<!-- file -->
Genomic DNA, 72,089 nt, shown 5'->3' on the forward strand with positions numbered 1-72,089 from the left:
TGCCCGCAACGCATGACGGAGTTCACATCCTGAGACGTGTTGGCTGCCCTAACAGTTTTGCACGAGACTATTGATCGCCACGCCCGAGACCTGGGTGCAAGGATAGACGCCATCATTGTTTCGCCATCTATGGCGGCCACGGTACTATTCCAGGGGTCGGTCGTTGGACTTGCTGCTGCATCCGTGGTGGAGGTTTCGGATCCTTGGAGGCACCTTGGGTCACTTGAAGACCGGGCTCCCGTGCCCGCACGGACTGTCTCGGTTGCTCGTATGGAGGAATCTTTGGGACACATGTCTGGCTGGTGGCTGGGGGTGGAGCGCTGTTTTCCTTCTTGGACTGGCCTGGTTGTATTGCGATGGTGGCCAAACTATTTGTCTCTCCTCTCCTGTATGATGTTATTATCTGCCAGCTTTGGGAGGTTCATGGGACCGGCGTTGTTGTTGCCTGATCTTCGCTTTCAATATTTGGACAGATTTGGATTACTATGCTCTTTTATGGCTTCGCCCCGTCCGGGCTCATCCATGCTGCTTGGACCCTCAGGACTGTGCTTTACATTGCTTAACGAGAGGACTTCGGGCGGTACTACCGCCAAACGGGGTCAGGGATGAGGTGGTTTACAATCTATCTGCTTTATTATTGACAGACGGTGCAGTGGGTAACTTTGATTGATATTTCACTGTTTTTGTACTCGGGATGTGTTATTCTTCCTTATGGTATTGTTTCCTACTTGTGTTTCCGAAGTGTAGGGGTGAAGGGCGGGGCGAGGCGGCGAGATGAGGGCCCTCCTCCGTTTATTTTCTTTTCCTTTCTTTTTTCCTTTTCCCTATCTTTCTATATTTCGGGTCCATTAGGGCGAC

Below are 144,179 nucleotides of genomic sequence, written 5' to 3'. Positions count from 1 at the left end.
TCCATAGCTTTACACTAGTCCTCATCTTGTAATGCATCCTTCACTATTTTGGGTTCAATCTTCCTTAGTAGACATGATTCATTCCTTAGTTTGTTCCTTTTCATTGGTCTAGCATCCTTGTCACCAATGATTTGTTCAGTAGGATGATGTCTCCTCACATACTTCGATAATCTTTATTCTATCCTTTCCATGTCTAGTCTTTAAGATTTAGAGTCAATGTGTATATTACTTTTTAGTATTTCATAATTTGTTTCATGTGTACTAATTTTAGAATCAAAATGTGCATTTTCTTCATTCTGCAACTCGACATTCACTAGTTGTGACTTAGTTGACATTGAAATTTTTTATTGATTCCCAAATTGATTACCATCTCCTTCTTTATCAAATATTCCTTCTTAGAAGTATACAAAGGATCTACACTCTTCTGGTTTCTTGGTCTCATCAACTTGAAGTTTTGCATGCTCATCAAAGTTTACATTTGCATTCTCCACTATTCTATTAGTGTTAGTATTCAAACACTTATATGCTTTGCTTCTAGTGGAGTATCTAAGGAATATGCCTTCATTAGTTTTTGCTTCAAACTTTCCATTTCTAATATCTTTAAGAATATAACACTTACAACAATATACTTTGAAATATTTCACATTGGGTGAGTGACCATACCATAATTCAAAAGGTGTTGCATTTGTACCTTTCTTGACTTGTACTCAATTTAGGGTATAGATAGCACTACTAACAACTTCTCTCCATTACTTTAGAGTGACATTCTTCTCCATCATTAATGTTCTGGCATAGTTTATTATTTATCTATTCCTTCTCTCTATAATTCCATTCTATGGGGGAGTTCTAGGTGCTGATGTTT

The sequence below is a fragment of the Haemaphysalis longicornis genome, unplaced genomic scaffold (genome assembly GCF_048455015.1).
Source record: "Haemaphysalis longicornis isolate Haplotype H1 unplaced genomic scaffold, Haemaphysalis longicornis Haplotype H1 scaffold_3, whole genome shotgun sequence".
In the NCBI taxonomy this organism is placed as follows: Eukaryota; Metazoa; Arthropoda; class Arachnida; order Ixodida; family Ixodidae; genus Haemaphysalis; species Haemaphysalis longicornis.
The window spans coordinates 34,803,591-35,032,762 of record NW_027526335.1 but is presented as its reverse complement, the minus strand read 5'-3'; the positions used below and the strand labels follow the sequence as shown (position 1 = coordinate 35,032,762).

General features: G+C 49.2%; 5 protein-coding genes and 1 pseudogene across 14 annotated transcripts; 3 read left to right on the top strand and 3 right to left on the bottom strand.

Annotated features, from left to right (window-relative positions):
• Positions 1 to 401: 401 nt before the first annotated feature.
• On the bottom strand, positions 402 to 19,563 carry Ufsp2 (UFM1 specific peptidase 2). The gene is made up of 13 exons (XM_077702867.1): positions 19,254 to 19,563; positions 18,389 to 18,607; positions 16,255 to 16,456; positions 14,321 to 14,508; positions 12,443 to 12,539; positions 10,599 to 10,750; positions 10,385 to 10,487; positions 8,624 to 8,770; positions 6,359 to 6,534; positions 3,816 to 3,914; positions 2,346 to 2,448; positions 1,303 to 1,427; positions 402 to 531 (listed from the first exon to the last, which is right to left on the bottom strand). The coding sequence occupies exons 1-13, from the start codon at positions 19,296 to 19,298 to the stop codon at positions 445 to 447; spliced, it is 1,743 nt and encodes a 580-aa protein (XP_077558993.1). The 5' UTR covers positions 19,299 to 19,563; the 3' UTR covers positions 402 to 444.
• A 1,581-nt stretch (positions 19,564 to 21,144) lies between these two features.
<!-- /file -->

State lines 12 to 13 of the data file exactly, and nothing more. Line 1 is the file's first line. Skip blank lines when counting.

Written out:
• On the bottom strand, positions 402 to 19,563 carry Ufsp2 (UFM1 specific peptidase 2). The gene is made up of 13 exons (XM_077702867.1): positions 19,254 to 19,563; positions 18,389 to 18,607; positions 16,255 to 16,456; positions 14,321 to 14,508; positions 12,443 to 12,539; positions 10,599 to 10,750; positions 10,385 to 10,487; positions 8,624 to 8,770; positions 6,359 to 6,534; positions 3,816 to 3,914; positions 2,346 to 2,448; positions 1,303 to 1,427; positions 402 to 531 (listed from the first exon to the last, which is right to left on the bottom strand). The coding sequence occupies exons 1-13, from the start codon at positions 19,296 to 19,298 to the stop codon at positions 445 to 447; spliced, it is 1,743 nt and encodes a 580-aa protein (XP_077558993.1). The 5' UTR covers positions 19,299 to 19,563; the 3' UTR covers positions 402 to 444.
• A 1,581-nt stretch (positions 19,564 to 21,144) lies between these two features.